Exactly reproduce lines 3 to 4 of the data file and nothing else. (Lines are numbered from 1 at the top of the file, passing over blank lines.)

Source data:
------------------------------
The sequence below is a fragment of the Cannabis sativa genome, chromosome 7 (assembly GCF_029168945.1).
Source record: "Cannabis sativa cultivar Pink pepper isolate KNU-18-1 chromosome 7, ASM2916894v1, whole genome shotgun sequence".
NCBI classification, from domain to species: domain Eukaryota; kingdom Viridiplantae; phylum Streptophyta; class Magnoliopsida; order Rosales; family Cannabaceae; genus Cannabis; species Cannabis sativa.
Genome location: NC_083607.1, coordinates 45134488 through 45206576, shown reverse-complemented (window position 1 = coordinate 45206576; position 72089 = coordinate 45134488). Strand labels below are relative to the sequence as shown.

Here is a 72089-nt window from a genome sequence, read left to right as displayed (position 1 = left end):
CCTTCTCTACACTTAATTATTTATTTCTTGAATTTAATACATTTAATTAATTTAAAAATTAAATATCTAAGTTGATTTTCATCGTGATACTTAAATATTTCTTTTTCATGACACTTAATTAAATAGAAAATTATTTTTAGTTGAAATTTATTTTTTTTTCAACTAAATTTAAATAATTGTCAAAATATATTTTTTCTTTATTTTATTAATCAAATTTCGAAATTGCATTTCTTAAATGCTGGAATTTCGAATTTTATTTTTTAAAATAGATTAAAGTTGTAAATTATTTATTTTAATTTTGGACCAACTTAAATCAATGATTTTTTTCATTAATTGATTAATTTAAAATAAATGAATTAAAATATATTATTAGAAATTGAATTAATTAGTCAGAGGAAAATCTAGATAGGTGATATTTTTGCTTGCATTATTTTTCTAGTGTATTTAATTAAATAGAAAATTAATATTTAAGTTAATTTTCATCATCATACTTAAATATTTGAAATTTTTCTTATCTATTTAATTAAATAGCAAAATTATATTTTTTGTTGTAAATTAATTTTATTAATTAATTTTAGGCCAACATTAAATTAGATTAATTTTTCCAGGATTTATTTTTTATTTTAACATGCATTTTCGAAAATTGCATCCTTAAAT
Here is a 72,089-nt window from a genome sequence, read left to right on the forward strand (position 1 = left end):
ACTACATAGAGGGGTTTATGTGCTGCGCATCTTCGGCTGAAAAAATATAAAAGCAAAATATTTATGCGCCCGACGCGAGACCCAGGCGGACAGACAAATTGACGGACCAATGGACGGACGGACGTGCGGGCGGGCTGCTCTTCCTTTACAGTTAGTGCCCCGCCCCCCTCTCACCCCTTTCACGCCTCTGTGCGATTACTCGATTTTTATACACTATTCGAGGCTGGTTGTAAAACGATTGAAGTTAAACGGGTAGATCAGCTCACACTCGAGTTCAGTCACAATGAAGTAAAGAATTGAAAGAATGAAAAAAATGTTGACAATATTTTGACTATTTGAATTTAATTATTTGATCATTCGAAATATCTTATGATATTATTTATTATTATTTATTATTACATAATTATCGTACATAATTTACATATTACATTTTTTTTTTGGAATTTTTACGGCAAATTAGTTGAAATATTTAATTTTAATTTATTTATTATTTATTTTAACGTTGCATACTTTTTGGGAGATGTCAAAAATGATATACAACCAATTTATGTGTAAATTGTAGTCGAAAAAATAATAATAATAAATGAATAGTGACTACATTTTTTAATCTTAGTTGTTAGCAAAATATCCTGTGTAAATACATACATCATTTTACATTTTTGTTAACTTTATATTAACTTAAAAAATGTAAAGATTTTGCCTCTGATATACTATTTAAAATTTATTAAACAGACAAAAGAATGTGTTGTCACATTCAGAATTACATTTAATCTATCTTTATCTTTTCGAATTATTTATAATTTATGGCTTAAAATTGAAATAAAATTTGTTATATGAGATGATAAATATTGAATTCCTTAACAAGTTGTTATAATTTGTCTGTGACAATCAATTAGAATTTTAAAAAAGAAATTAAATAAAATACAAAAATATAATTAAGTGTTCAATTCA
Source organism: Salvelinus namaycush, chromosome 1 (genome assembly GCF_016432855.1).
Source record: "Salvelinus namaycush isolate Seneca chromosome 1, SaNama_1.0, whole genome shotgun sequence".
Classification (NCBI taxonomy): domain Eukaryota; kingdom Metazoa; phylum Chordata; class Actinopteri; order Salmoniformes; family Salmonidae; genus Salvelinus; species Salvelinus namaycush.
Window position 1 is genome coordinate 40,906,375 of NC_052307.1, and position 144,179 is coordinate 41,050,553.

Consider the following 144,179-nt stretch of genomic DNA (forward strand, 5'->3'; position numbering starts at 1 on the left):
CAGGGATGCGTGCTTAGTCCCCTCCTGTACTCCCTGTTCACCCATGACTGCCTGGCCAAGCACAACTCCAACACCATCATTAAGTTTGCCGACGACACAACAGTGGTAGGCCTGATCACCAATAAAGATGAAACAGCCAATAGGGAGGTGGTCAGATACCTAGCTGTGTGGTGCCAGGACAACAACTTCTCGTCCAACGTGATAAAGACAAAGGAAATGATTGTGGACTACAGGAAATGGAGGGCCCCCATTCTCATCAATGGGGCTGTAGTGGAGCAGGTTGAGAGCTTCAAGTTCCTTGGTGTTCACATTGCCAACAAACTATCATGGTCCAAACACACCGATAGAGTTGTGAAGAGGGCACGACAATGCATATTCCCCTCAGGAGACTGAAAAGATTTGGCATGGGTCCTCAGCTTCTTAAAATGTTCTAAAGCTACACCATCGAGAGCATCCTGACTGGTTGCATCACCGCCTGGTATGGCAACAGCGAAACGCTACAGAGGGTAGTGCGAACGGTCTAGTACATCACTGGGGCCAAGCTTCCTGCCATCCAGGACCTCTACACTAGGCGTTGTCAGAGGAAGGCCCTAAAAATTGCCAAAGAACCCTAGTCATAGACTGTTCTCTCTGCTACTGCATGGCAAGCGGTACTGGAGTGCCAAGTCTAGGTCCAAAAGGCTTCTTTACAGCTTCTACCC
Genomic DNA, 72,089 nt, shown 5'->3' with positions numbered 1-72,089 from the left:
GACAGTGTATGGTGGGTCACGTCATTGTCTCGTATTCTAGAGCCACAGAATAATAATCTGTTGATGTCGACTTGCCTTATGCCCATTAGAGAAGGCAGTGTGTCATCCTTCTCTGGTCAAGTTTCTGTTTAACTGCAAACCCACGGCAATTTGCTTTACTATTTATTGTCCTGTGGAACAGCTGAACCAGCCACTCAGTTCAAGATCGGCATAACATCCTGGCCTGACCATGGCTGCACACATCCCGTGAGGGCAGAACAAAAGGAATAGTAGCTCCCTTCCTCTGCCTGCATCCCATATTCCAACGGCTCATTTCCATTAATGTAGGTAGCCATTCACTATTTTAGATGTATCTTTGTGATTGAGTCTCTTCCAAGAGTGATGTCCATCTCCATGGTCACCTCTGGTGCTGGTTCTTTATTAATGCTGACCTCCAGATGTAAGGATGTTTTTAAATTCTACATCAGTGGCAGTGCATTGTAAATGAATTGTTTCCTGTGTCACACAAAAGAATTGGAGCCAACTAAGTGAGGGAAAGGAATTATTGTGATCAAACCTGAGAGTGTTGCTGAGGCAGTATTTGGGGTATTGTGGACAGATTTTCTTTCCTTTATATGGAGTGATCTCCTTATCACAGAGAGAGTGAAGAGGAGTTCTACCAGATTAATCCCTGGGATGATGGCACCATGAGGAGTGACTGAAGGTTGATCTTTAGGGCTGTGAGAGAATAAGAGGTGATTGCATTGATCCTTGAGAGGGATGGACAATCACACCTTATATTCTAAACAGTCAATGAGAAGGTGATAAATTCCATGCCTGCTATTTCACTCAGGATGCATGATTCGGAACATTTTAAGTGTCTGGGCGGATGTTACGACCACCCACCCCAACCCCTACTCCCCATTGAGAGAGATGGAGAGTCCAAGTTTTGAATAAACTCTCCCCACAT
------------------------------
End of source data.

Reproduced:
NCBI classification, from domain to species: domain Eukaryota; kingdom Viridiplantae; phylum Streptophyta; class Magnoliopsida; order Rosales; family Cannabaceae; genus Cannabis; species Cannabis sativa.
Genome location: NC_083607.1, coordinates 45134488 through 45206576, shown reverse-complemented (window position 1 = coordinate 45206576; position 72089 = coordinate 45134488). Strand labels below are relative to the sequence as shown.